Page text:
More interesting is the development and increased usage of non-travel means of “visiting and meeting.” A recent article written by Silicon Valley’s Mercury News notes that “Cisco Systems has slashed its annual travel budget by two-thirds — from $750 million to USD240 million — by using conferencing technology to replace air travel and hotel bills for its vast workforce.” The article also reported a 30% travel budget reduction at Hewlett-Packard.
Alan Bender, professor of airline economics at Embry-Riddle Aeronautical University did a study 10 years ago that showed a 10% reduction in travel due to video conferencing. With vastly improved technology, he believes that the reductions in years to come will be much greater.
These systems are now greatly improved, and have become less costly to operate. But they also now represent substantial corporate investment that must pay for itself (themselves) in savings elsewhere. That “elsewhere” is the travel budget line-item. If teleconferencing continues to flourish, further reductions in travel expenditure are virtually assured. Very bad news for the purveyors of USD10,000 seats.
One of the hallmarks of business class has been its seeming immunity to discounting. Certainly there were deals available and travelers availed themselves of savings as they were able. But the steep discounts, available in virtually every market, that have been spawned by the current downturn and for those able to pay, have put premium travel into the “affordable” column.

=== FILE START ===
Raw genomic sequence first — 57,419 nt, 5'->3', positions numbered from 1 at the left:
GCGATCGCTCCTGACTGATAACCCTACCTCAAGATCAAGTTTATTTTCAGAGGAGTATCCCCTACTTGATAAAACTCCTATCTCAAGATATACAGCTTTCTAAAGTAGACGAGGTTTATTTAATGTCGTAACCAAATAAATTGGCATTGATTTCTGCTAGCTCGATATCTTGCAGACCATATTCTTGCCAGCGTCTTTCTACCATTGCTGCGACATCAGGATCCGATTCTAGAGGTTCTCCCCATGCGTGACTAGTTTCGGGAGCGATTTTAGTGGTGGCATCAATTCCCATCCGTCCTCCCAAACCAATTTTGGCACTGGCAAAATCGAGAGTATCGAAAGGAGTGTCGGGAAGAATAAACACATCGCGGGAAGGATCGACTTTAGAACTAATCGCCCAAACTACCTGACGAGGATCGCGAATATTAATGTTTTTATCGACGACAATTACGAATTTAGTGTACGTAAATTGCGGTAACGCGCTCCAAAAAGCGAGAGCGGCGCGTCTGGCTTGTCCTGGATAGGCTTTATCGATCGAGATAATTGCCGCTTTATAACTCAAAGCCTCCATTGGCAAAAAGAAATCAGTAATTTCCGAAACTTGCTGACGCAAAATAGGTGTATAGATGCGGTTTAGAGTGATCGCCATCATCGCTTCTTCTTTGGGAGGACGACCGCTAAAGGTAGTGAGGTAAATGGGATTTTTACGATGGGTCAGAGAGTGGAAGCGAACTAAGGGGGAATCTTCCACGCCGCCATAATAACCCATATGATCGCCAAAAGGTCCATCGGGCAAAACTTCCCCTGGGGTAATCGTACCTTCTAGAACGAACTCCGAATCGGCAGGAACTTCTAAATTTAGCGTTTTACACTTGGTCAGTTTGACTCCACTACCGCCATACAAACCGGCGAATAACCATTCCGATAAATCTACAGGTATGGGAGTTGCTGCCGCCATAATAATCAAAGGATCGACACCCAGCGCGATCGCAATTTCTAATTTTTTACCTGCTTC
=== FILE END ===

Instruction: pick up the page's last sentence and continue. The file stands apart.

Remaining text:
In the 1980s and even into the early 90s, US carriers regularly offered USD99 transcontinental fares. For customers willing to do a bit of research, they were available on a regular basis. When carriers tried to increase these fares, there was widespread grumbling as the traveling public saw USD99 as the appropriate cost of coast-to-coast travel.
At their inception, business class seats were given to passengers paying full-economy fares. Over time, however, the spread between full Y and C grew until business fares had far more in common with First class levels than their economy roots. What will be the reaction of travelers when the USD3,000 sale fares are again priced at USD10,000? Will increasing numbers of passengers and corporations simply refuse to purchase?
So Mr Walsh’s statement that it may take “a bit of time” for premium traffic to return to previous levels may be correct. But it will be a very big bit. And, even when it comes back, it will likely have expectations of pricing levels that do not match the good old days.
If this is in fact the case, airlines are going to have to look a lot harder at how they approach this downturn. Hoping for a return, which may never be fully realised, is not an acceptable form of corporate risk management. There is a lot more depth to this issue than just a temporary yield problem.